6. like most of KJ Parker's first person short fiction (Blue and Gold, Maps, Bird, Room etc), an unreliable, fairly unlikable to start with, though always amusing narrator who is a multiple malefactor and a story-line where obviously one of his multiple past misdeeds will eventually catch with him (but which one?); however while his murders, thefts and other (mis)deeds are many, the deeds of the powerful in his society with whom he entangles are worse anywayoverall well done and with the final brut [...]

    7. Originally reviewed at Tenacious ReaderThe Last Witness by K. J. Parker is dark and deceitful, yet addictive novella. These two aspects are spun together for a truly fascinating story and one hell of a protagonist that you might not like, but you can’t help but want to know more about. It’s a book that doesn’t shy away from the darker side of humanity, it actually relishes in it. I’ve only read one other book by Parker, but I feel this story was every bit as intriguing as The Folding Kni [...]

    8. An interesting little story that had lots of promise but didn’t quite do it for me. We heard all about you, the old man said, the stuff you can do. Is it true? Depends what you’ve heard, I told him. Most of what people say about me is garbage.I don’t know how I do it, I told them, and neither does anyone else. None of the professors at the Studium could explain it. According to them, it’s not possible. All I know is, I can see my way into someone’s head—literally, I stare at him hard [...]

    9. I wasn't enjoying it, and then I was. The story features a thoroughly unlikable amoral main character who is deeply flawed, partly because of the ability that makes him so powerful.The unnamed main character has the ability to take memories out of people's heads and place them in his own. He uses this ability to his advantage and profit. But he also has total recall, and many of the memories he gains this way are deeply traumatic. Murders, rapes and torture on both sides of the coin. He earns la [...]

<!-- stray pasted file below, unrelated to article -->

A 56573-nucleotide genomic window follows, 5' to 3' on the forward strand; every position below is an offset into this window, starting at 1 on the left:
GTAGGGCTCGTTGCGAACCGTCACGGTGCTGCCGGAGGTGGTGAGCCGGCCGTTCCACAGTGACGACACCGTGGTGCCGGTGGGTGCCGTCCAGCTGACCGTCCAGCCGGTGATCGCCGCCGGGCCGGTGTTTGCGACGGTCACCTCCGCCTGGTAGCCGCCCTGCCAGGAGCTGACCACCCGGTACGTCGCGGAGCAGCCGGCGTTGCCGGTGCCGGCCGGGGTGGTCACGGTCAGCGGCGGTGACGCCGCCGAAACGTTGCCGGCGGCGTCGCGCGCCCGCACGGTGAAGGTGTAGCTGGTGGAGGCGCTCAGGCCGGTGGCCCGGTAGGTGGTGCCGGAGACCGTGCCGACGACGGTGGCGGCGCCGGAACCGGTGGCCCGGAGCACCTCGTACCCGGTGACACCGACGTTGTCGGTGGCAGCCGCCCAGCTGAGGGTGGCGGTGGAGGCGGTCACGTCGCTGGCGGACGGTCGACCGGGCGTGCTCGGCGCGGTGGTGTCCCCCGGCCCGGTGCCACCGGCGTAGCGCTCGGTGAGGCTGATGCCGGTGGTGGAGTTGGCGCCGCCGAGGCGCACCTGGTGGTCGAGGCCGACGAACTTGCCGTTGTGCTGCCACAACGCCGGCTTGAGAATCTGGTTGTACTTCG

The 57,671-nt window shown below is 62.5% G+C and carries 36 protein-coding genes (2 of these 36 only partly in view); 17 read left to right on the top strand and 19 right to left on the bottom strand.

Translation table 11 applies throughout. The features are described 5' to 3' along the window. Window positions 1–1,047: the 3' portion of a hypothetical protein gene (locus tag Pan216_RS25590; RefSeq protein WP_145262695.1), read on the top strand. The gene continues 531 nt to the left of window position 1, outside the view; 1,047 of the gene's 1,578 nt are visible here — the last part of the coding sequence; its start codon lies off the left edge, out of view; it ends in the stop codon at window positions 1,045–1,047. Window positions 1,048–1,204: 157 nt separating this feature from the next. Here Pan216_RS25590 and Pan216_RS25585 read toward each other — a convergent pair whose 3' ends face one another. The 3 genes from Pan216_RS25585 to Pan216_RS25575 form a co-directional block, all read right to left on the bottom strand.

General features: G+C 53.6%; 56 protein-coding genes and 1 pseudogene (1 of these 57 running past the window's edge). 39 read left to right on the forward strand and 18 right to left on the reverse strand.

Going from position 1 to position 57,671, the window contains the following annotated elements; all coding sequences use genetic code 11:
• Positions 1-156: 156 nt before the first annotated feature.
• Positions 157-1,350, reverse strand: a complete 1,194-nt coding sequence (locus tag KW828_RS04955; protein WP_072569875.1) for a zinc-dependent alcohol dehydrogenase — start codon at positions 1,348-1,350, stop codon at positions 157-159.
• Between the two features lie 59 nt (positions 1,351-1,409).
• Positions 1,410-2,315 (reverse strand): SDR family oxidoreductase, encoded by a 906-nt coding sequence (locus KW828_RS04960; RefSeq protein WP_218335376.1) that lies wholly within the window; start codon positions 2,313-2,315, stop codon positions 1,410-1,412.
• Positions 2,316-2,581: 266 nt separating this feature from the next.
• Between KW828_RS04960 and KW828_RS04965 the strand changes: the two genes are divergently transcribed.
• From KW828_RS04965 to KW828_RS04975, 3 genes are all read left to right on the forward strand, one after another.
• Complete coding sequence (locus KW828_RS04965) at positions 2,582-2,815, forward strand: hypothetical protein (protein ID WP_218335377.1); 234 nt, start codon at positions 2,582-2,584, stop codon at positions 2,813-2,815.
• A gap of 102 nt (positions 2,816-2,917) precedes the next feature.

10. A rather disturbing tale of memory & truth. An unlikeable main character narrates a twisting story of his life and his work as a professional memory remover. Tiny bit reminiscent of Eternal Sunshine of the Spotless Mind.

    11. In a world that is recognizably not our 18th or early 19th century, the teller of this tale is a man with an interesting talent. He can take memories from your mind so neatly that you'll never know the stolen memory is gone. He's made a nice business of this. Some people will always have memories that are too painful and they wish to be free of. Others will have memories that it would make their lives easier to have someone else forget. Unfortunately, once he's removed a memory from your mind, h [...]

    12. If there is one thing you can be sure of when it comes to a KJ Parker novella, it's that it will stab you in the gut and twist the knife. They probably lose their effectiveness after a while but I don't think I have read enough of them yet. This one is built on a particularly strong conceit that allows for a perfectly logical and fair presentation of last-minute twists. Also: still can't believe this guy is pun-lover Tom Holt.

    13. Devoured this today. Awesome novella, with an awesome power that leaves you thinking. Some good philosophical bits as well.Don't really have much else to say about it or maybe I already forgot it, if you get what I'm saying.